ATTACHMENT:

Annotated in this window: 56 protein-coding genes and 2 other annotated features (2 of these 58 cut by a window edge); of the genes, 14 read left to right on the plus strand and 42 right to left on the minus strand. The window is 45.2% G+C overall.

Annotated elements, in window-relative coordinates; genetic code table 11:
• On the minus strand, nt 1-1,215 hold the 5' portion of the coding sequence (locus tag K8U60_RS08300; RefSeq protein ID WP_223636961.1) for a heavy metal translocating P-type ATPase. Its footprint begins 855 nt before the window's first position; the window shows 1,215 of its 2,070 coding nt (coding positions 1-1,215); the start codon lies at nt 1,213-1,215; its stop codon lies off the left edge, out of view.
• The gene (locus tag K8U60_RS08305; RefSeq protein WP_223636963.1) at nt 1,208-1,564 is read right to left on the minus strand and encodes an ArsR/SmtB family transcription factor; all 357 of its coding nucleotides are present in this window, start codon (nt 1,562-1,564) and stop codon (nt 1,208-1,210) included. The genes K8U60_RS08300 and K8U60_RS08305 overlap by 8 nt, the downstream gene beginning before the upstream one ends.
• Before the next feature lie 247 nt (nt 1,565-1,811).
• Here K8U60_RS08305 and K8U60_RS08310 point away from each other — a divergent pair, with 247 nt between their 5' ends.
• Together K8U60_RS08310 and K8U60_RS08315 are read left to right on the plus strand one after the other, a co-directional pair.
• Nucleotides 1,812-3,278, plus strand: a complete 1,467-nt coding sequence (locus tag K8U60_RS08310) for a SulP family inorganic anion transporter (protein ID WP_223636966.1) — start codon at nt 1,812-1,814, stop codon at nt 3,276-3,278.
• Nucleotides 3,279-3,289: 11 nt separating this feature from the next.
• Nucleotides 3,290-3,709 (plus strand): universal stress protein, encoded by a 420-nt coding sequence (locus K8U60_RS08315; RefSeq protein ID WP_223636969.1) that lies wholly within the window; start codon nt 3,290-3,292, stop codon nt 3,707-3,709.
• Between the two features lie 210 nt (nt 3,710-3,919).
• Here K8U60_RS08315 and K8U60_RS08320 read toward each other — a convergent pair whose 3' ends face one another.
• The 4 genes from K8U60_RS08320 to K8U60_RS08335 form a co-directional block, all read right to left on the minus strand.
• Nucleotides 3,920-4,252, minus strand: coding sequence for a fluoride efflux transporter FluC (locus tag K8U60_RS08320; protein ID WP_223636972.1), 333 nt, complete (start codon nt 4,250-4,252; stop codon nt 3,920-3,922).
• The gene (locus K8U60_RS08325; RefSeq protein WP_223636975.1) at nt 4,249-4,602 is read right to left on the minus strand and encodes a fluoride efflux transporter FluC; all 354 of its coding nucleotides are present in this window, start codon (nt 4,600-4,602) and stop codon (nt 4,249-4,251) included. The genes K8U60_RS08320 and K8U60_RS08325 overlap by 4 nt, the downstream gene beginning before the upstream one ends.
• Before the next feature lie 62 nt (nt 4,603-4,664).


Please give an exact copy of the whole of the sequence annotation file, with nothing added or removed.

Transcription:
Annotated in this window: 56 protein-coding genes and 2 other annotated features (2 of these 58 cut by a window edge); of the genes, 14 read left to right on the plus strand and 42 right to left on the minus strand. The window is 45.2% G+C overall.

Annotated elements, in window-relative coordinates; genetic code table 11:
• On the minus strand, nt 1-1,215 hold the 5' portion of the coding sequence (locus tag K8U60_RS08300; RefSeq protein ID WP_223636961.1) for a heavy metal translocating P-type ATPase. Its footprint begins 855 nt before the window's first position; the window shows 1,215 of its 2,070 coding nt (coding positions 1-1,215); the start codon lies at nt 1,213-1,215; its stop codon lies off the left edge, out of view.
• The gene (locus tag K8U60_RS08305; RefSeq protein WP_223636963.1) at nt 1,208-1,564 is read right to left on the minus strand and encodes an ArsR/SmtB family transcription factor; all 357 of its coding nucleotides are present in this window, start codon (nt 1,562-1,564) and stop codon (nt 1,208-1,210) included. The genes K8U60_RS08300 and K8U60_RS08305 overlap by 8 nt, the downstream gene beginning before the upstream one ends.
• Before the next feature lie 247 nt (nt 1,565-1,811).
• Here K8U60_RS08305 and K8U60_RS08310 point away from each other — a divergent pair, with 247 nt between their 5' ends.
• Together K8U60_RS08310 and K8U60_RS08315 are read left to right on the plus strand one after the other, a co-directional pair.
• Nucleotides 1,812-3,278, plus strand: a complete 1,467-nt coding sequence (locus tag K8U60_RS08310) for a SulP family inorganic anion transporter (protein ID WP_223636966.1) — start codon at nt 1,812-1,814, stop codon at nt 3,276-3,278.
• Nucleotides 3,279-3,289: 11 nt separating this feature from the next.
• Nucleotides 3,290-3,709 (plus strand): universal stress protein, encoded by a 420-nt coding sequence (locus K8U60_RS08315; RefSeq protein ID WP_223636969.1) that lies wholly within the window; start codon nt 3,290-3,292, stop codon nt 3,707-3,709.
• Between the two features lie 210 nt (nt 3,710-3,919).
• Here K8U60_RS08315 and K8U60_RS08320 read toward each other — a convergent pair whose 3' ends face one another.
• The 4 genes from K8U60_RS08320 to K8U60_RS08335 form a co-directional block, all read right to left on the minus strand.
• Nucleotides 3,920-4,252, minus strand: coding sequence for a fluoride efflux transporter FluC (locus tag K8U60_RS08320; protein ID WP_223636972.1), 333 nt, complete (start codon nt 4,250-4,252; stop codon nt 3,920-3,922).
• The gene (locus K8U60_RS08325; RefSeq protein WP_223636975.1) at nt 4,249-4,602 is read right to left on the minus strand and encodes a fluoride efflux transporter FluC; all 354 of its coding nucleotides are present in this window, start codon (nt 4,600-4,602) and stop codon (nt 4,249-4,251) included. The genes K8U60_RS08320 and K8U60_RS08325 overlap by 4 nt, the downstream gene beginning before the upstream one ends.
• Before the next feature lie 62 nt (nt 4,603-4,664).